Intellectual integrity hardly seems like the stuff of scintillating cinema, but then I wouldn’t have thought an 11th-century nun who composed chants for her cloistered sisters would be terribly interesting, either.
But the combination of writer/director director Margarethe von Trotta and star Barbara Sukowa can ignite even the most unlikely subject matter. We saw it a couple of years ago with the medieval drama “Vision,” and lightning strikes again with their most recent collaboration, “Hannah Arendt.”
Arendt (1906-1975) was a political theorist and a Jew who fled Germany and its Nazi culture, immigrated to America and became an academic. In 1961 she was assigned by The New Yorker to cover the war crimes trial in Israel of Nazi SS bigwig Adolf Eichmann, who oversaw the logistics of deporting hundreds of thousands of European Jews to extermination camps.
Arendt traveled to Jerusalem expecting to encounter a figure of monumental evil. The man she saw isolated in a glass booth (to prevent assassination attempts) she described as “a ghost who happens to have a cold.”
Eichmann viewed himself as a methodical worker who did his best to complete the job assigned him. Indeed, the prisoner was indignant at finding himself on trial. He believed that in following orders he was doing the right and moral thing.
To describe the defendant Arendt coined a phrase that has entered the modern lexicon: “The banality of evil.” She argued that war criminals are rarely psychopaths; most of them are just ordinary people trying to fit in or get ahead.
Upon publication Arendt’s report unleashed a firestorm of controversy. Some accused her of letting Eichmann – indeed all war criminals – off the hook. Others took particular umbrage at her assertion that the terrors of the Holocaust might have been limited had Jewish leaders in Europe not take a conciliatory approach to the Nazis.
Hate mail was only the beginning of the grief the 56-year-old Arendt endured. Lifelong friends disowned her. She was accused of anti-Semitism. Her academic career was thrown into jeopardy. Israeli security goons showed up to “suggest” she never publish her reportage in book form.
Arendt was particularly dismayed when people who should have known better willfully misinterpreted her thesis.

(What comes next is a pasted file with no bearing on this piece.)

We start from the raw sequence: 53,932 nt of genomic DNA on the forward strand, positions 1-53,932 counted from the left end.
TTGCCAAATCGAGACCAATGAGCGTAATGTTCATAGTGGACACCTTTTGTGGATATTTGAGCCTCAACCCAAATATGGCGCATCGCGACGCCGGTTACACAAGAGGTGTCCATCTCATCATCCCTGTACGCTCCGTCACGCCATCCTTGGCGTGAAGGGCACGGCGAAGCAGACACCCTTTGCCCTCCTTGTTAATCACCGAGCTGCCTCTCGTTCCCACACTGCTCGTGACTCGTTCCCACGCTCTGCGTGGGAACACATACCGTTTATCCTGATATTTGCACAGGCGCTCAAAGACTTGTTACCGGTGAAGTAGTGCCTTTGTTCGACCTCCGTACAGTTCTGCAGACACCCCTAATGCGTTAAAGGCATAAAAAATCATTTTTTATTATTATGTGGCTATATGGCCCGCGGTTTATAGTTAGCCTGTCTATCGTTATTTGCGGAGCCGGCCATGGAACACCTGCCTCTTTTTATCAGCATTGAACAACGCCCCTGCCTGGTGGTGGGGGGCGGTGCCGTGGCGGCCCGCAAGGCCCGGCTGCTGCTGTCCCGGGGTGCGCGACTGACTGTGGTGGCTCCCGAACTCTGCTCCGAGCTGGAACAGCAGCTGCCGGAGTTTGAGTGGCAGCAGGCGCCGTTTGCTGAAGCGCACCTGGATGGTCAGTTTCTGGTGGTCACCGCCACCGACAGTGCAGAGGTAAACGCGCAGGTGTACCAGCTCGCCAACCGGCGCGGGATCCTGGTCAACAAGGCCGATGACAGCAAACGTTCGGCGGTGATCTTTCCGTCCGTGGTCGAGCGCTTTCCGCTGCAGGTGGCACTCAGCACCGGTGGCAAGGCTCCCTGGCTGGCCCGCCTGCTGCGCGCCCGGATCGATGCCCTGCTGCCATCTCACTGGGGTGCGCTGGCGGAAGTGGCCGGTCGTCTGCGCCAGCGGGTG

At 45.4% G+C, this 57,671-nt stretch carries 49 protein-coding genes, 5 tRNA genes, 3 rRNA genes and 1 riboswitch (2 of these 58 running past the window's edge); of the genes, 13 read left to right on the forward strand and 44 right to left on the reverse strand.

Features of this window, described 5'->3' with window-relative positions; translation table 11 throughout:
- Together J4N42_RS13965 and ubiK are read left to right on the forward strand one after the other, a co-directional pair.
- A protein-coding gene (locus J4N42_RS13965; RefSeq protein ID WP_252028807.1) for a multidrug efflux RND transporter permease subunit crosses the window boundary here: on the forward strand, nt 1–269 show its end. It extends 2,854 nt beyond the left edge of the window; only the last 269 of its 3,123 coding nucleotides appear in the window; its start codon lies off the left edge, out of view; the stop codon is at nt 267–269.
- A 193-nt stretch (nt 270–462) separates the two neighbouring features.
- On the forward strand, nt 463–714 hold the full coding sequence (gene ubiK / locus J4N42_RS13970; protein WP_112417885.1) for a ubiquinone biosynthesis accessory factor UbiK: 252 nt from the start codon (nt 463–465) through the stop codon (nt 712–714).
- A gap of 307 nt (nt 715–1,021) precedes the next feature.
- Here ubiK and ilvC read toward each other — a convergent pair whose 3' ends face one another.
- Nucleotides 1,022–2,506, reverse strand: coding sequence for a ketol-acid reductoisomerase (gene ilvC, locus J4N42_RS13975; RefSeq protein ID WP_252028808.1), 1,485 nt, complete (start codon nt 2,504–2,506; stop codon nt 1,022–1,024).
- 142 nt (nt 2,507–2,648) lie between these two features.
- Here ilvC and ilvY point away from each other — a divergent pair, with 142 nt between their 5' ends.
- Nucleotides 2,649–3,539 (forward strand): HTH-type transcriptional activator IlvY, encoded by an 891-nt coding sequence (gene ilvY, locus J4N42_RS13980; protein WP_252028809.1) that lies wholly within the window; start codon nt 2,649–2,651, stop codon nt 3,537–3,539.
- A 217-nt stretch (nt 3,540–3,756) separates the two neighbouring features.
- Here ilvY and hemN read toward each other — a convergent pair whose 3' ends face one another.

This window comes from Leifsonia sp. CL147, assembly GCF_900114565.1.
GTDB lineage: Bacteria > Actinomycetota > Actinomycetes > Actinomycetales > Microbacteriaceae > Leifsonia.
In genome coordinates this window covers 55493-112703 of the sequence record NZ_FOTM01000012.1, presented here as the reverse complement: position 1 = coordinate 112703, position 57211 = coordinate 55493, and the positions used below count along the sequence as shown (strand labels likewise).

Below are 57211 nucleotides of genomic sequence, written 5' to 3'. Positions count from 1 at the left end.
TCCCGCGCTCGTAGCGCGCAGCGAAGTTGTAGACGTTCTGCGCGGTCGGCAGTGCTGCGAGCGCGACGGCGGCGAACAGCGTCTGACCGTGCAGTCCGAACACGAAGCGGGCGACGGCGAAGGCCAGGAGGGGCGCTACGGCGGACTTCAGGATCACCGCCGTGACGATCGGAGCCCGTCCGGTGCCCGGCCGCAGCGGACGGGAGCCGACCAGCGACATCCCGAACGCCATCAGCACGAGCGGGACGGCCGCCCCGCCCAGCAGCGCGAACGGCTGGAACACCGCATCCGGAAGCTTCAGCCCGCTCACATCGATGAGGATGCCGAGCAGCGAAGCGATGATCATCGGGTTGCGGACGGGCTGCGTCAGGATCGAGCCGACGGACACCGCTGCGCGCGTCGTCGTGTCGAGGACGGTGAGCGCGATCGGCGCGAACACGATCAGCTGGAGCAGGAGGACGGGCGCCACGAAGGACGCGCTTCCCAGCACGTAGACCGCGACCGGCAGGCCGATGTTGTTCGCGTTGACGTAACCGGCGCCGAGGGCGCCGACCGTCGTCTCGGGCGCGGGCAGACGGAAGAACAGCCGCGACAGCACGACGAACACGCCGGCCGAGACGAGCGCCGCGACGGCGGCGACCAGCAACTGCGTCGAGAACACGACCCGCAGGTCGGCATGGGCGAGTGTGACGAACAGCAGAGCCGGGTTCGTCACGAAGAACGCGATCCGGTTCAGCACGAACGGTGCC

“Your quest for truth is admirable,” one old friend sadly observes, “but this time you’ve gone too far.”
The question of whether you can go too far in being truthful is at the heart of “Hannah Arendt,” and while that may not sound like the stuff of great moviemaking, this film says otherwise. Hell, it says that being truthful is positively heroic.
Sukowa’s depiction of Arendt makes honesty – honesty to the point of painfulness – not only attractive but an absolute necessity. You come away feeling that while Arendt had a husband and friends and beloved colleagues, nothing was more important to her than her own intellectual honesty. And that attitude made it all too easy for her critics to brand her as “arrogant.”
What’s remarkable about Sukowa’s performance is that it seems almost entirely internalized. Physically about the only thing she does is click her lighter and puff on cigarettes. Her Hannah might be mistaken for emotionless, stoic.
But watch those eyes! The flickers of dismay, amusement, steely defiance – this is a masterful acting but so magnificently understated that it doesn’t attract the sort of praise too often heaped upon unmitigated scenery gnawing.
Though it could have been painfully claustrophobic, “Hannah Arendt” is often amusing, even airy, thanks to a strong supporting cast that includes Janet McTeer as Arendt friend and “The Group” novelist Mary McCarthy; Nicholas Woodeson as the legendary New Yorker editor William Shawn, and Alex Milberg as Hannah’s devoted husband, Heinrich Blucher.
Occasionally von Trotta gives us a flashback to depict Hannah’s early life, particularly her affair at university with the philosopher (and Nazi party member) Martin Heidegger.
One of the real strengths of the film is von Trotta’s decision not to use an actor to portray Eichmann but to employ the actual courtroom videos. We see the real man defending himself in real time. Fascinating stuff.